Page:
I’ve had a bit of a setback with the health and have been unable to work at either the office, or on Chimera. My ankles and feet have been problematic and my blood sugar has been wildly out of control. It’s also affected my state of mind and it’s a constant struggle to realise that my mental state is not correct, simply because of extreme physiological factors, like 1000% swings in blood sugar. I won’t allow this to get me down and will get back to it as soon as health permits.

Eid is on Friday, so I won’t do any work on it then and tomorrow I hope to be back at work at the office.

So expect some news on Saturday, when I shall tweet progress.

I want to focus on a number of things in turn:

  • Room data format in XML
  • Room data parsing and display
  • Block attributes
  • Room display (I’m going to have some room-on-room action)
  • A simple depth sort (in the old days, there were always glitches in doing this cheaply in iso, I plan on getting this right)
  • Collision detection
  • Navigation between rooms

I don’t want to see any further down the road than that.

Oh and if anyone can get me some graphics, that’d be appreciated. I need:

  • Chimera spaceman based on the original with walk cycle, rotate cycle, touch object in front of him cycle for 4 directions, die cycle
  • Geometric shapes based on a block graphic that’s 64×64 pixels, using RGBA8 (I might go to RGBA4 eventually, we’ll see)
  • Artifacts of value
  • Background walls

My visual references are the original Chimera, Alien 8, the film Moon and the TV series Space 1999.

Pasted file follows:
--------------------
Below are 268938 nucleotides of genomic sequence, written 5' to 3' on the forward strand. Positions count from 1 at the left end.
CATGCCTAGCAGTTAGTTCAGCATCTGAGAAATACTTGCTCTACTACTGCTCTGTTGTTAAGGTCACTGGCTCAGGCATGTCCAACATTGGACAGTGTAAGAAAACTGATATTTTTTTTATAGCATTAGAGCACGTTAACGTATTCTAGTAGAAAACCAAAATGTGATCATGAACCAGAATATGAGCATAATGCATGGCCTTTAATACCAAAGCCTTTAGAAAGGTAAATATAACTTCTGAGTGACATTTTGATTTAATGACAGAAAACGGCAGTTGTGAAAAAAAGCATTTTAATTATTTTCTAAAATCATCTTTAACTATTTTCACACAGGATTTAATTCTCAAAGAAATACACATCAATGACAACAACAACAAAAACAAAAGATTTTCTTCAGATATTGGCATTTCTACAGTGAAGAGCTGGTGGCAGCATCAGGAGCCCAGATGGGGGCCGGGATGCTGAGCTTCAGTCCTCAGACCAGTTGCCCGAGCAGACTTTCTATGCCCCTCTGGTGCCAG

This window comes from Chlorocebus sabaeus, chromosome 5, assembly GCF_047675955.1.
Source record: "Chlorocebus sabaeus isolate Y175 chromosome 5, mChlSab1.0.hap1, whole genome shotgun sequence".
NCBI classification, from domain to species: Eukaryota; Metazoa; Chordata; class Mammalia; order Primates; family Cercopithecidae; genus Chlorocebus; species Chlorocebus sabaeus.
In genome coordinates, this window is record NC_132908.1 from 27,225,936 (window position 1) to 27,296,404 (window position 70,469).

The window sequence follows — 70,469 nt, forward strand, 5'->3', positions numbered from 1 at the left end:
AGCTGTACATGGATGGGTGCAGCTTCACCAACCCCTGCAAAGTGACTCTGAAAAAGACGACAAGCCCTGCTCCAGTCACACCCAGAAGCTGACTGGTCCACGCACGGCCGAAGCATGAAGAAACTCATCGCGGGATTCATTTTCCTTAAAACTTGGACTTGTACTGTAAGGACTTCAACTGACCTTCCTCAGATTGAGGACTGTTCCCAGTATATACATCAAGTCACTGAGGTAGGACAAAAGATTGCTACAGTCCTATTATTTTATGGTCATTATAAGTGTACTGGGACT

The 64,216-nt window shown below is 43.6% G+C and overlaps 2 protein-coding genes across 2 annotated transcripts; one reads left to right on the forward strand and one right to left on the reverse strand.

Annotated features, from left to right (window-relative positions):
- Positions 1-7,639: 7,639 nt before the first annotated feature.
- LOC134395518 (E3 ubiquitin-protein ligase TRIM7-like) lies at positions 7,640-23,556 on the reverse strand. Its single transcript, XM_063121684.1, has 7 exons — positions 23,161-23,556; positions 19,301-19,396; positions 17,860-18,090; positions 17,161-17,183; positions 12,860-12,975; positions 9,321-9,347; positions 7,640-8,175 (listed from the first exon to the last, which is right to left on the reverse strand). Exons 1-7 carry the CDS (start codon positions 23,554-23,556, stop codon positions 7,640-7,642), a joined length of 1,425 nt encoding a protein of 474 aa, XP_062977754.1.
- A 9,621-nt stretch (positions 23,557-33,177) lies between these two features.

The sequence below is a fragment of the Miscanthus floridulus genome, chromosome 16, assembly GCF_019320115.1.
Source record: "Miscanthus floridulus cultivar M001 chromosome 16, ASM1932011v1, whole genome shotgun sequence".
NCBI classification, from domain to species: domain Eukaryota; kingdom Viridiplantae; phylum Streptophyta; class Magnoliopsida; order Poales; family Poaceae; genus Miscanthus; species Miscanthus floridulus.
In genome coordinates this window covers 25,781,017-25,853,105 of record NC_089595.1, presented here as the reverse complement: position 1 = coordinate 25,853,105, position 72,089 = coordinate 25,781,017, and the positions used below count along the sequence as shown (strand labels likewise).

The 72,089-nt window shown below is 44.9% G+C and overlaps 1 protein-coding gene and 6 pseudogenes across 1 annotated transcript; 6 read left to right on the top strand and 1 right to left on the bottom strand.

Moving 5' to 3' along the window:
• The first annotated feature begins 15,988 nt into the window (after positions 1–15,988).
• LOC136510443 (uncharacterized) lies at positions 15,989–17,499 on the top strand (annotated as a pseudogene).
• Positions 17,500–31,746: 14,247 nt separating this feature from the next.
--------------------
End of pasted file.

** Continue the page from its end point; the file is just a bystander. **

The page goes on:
If you can help, I’ll be grateful.

Oh and if anyone knows how I can get around that openFrameworks rendering using glOrtho, that’d be appreciated.



Developer Diary 7/9/2010

Had an awful night and day with health. I caught up with work email on the BB after 5 and now it’s close to 7 and I still haven’t been able to bring my head around looking at code. Today, I will be on reduced functionality, trying to do basic housekeeping and aiming for the smallest possible achievement.


Removed ccPoint (my structure representing a single 3D point.)

Using ofPoint instead (the openFrameworks altenative)

Realised my code was falling to pieces (because my ccPoint structure allowed me to initialise the whole point with a static C array) so decided to revert to my own ccPoint class again.

Realised also that I’m not using version control and that’s pretty stupid, even on a hobby project at an early stage. I could simply have reverted to my code from an untouched earlier version. Now I have to revert by hand.

And also realised that by using my own class, even if it’s just a thin wrapper, I’m far less likely to be clobbered when I port it to another platform.

Worked out how to make sure blocks are drawn in the correct priority.

Decided I’d like to look at Subversion after all.

Brain is fried, am foggy as hell and it’s only been 20 minutes. I will listen to my body.

Irrespective of recent setbacks (which let’s face it, have been small) I’m hugely optimistic and looking forward to breakthroughs.



You know that motion-tracked text effect you get nowadays in games and films that’s become really fashionable, where the text is actually part of the scene? (See example above from Splinter Cell)